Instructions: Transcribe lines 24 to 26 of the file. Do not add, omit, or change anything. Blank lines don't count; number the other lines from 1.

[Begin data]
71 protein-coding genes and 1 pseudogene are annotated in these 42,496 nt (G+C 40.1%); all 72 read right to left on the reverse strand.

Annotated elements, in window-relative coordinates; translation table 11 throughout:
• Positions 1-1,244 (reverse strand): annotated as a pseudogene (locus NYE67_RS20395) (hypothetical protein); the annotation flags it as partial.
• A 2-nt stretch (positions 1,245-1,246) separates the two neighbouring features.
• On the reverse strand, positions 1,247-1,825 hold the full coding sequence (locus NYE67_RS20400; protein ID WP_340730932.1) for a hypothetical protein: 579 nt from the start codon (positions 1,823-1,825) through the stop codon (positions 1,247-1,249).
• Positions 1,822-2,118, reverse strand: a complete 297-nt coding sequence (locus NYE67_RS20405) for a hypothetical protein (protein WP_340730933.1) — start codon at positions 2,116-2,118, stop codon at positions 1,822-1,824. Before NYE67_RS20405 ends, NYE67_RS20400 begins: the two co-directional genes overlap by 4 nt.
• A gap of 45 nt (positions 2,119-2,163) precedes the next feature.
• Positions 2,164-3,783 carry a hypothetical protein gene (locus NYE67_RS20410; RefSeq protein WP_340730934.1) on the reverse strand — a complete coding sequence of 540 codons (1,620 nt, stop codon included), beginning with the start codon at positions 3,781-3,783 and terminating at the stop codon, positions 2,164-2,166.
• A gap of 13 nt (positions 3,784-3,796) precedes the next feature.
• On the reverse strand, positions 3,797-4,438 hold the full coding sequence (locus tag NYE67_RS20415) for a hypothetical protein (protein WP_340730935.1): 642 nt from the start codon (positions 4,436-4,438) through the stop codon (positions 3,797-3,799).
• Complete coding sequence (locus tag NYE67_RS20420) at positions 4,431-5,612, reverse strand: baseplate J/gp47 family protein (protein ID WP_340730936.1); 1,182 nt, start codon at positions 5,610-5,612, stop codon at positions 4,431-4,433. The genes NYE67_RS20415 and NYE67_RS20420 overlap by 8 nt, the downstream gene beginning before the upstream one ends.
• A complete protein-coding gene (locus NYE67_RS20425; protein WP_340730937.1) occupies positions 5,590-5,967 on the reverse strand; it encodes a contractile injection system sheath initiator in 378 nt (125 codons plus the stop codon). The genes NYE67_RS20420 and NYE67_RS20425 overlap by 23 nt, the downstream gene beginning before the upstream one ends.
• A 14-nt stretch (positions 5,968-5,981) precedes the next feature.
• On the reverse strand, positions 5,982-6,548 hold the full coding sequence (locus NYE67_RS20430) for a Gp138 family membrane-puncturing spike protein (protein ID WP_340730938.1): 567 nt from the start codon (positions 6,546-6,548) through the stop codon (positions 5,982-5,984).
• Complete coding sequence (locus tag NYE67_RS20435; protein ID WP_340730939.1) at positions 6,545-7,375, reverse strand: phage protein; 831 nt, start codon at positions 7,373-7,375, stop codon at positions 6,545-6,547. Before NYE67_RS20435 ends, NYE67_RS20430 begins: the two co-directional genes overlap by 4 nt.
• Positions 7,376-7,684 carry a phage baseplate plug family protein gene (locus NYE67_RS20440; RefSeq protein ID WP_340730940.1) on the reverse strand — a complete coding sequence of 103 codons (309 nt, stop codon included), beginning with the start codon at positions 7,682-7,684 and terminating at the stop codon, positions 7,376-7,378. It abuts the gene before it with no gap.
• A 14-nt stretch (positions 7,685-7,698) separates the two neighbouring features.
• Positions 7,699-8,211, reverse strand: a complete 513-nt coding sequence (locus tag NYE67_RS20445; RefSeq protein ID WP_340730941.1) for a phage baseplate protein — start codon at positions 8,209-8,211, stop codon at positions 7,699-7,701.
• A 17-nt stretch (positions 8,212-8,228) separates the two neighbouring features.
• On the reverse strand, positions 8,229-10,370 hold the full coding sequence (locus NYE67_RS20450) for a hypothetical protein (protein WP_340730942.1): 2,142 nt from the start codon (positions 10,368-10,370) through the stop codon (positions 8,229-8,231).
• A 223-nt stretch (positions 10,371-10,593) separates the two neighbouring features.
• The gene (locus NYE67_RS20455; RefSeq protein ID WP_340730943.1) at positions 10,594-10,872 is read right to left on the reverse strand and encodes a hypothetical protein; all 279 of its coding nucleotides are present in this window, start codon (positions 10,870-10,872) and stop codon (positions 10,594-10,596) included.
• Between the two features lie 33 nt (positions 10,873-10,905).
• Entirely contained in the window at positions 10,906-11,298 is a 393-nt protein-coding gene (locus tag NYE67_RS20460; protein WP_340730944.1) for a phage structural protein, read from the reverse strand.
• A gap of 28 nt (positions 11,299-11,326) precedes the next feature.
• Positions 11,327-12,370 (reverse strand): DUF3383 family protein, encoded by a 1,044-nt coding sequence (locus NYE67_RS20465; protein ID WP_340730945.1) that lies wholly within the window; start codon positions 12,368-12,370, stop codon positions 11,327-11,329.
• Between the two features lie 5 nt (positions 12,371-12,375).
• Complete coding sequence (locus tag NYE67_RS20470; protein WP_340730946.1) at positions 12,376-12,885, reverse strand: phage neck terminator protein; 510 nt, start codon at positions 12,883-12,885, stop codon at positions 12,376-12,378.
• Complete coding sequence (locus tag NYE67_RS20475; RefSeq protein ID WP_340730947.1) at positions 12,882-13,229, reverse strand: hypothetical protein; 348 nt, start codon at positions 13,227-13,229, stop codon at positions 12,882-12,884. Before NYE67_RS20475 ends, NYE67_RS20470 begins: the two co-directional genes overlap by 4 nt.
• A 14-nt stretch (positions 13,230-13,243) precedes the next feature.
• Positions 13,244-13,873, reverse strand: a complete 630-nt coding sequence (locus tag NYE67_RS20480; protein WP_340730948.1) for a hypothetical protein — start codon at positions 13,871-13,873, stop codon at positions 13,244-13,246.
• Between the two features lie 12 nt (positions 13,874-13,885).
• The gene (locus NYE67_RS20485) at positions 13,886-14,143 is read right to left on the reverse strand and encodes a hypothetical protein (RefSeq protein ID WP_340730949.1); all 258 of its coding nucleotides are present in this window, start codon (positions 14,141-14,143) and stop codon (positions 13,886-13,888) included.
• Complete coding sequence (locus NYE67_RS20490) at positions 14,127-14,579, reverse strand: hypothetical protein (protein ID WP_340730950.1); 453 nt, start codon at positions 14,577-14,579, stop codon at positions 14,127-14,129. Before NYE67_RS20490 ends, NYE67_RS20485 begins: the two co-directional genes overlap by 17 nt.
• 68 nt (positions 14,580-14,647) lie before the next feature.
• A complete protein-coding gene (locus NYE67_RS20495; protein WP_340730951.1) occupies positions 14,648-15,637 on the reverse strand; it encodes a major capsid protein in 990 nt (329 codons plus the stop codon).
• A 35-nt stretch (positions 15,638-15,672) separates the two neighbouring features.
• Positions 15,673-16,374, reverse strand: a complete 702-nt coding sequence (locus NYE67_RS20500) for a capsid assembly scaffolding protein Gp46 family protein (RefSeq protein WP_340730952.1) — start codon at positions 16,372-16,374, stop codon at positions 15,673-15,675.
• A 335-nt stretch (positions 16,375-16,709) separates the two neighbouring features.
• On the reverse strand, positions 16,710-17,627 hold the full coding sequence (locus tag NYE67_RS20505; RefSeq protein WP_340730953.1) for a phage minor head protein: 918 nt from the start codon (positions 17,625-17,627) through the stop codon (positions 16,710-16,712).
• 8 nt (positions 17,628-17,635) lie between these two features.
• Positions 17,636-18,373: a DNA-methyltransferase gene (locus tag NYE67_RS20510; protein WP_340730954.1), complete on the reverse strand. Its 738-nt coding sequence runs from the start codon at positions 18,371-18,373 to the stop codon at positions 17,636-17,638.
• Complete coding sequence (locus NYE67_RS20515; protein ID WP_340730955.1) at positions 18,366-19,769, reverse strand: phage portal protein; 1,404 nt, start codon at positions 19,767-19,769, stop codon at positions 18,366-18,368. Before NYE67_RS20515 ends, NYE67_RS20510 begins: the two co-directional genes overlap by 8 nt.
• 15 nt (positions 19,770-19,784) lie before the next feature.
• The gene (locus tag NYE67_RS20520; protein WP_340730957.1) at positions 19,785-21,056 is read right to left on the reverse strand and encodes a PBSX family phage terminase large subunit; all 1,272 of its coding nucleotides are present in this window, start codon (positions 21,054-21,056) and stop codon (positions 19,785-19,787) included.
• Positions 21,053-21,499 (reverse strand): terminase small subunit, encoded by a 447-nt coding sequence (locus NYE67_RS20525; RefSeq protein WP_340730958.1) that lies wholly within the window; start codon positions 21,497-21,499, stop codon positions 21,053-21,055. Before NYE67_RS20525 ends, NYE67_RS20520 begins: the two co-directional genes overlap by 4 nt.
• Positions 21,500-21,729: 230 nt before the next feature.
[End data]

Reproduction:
• Entirely contained in the window at positions 10,906-11,298 is a 393-nt protein-coding gene (locus tag NYE67_RS20460; protein WP_340730944.1) for a phage structural protein, read from the reverse strand.
• A gap of 28 nt (positions 11,299-11,326) precedes the next feature.
• Positions 11,327-12,370 (reverse strand): DUF3383 family protein, encoded by a 1,044-nt coding sequence (locus NYE67_RS20465; protein ID WP_340730945.1) that lies wholly within the window; start codon positions 12,368-12,370, stop codon positions 11,327-11,329.